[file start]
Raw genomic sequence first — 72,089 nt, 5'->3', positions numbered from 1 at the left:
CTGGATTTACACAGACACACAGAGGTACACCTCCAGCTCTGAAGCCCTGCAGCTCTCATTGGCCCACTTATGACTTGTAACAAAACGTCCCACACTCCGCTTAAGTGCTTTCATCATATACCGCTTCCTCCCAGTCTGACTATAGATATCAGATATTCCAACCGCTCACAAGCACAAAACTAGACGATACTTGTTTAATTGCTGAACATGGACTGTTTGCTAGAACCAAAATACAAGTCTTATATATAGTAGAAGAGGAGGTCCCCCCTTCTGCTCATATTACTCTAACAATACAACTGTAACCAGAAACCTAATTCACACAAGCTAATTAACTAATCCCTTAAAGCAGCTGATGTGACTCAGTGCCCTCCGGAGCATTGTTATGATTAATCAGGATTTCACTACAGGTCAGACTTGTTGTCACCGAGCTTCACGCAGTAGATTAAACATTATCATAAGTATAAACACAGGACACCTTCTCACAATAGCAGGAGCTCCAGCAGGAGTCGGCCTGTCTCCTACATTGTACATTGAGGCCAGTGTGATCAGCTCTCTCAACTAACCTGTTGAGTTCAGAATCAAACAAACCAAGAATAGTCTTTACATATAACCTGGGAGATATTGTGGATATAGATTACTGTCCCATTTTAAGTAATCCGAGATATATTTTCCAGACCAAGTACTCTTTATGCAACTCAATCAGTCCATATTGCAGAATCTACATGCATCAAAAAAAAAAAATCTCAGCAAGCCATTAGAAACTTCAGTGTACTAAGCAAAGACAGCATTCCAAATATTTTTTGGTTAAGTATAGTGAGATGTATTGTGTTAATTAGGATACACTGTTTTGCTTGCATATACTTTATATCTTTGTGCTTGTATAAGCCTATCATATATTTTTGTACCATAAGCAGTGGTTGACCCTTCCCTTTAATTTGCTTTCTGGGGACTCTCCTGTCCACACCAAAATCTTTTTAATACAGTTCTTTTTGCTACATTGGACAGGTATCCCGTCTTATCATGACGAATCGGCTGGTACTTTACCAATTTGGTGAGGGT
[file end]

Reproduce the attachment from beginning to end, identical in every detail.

Raw genomic sequence first — 72,089 nt, 5'->3', positions numbered from 1 at the left:
CTGGATTTACACAGACACACAGAGGTACACCTCCAGCTCTGAAGCCCTGCAGCTCTCATTGGCCCACTTATGACTTGTAACAAAACGTCCCACACTCCGCTTAAGTGCTTTCATCATATACCGCTTCCTCCCAGTCTGACTATAGATATCAGATATTCCAACCGCTCACAAGCACAAAACTAGACGATACTTGTTTAATTGCTGAACATGGACTGTTTGCTAGAACCAAAATACAAGTCTTATATATAGTAGAAGAGGAGGTCCCCCCTTCTGCTCATATTACTCTAACAATACAACTGTAACCAGAAACCTAATTCACACAAGCTAATTAACTAATCCCTTAAAGCAGCTGATGTGACTCAGTGCCCTCCGGAGCATTGTTATGATTAATCAGGATTTCACTACAGGTCAGACTTGTTGTCACCGAGCTTCACGCAGTAGATTAAACATTATCATAAGTATAAACACAGGACACCTTCTCACAATAGCAGGAGCTCCAGCAGGAGTCGGCCTGTCTCCTACATTGTACATTGAGGCCAGTGTGATCAGCTCTCTCAACTAACCTGTTGAGTTCAGAATCAAACAAACCAAGAATAGTCTTTACATATAACCTGGGAGATATTGTGGATATAGATTACTGTCCCATTTTAAGTAATCCGAGATATATTTTCCAGACCAAGTACTCTTTATGCAACTCAATCAGTCCATATTGCAGAATCTACATGCATCAAAAAAAAAAAATCTCAGCAAGCCATTAGAAACTTCAGTGTACTAAGCAAAGACAGCATTCCAAATATTTTTTGGTTAAGTATAGTGAGATGTATTGTGTTAATTAGGATACACTGTTTTGCTTGCATATACTTTATATCTTTGTGCTTGTATAAGCCTATCATATATTTTTGTACCATAAGCAGTGGTTGACCCTTCCCTTTAATTTGCTTTCTGGGGACTCTCCTGTCCACACCAAAATCTTTTTAATACAGTTCTTTTTGCTACATTGGACAGGTATCCCGTCTTATCATGACGAATCGGCTGGTACTTTACCAATTTGGTGAGGGT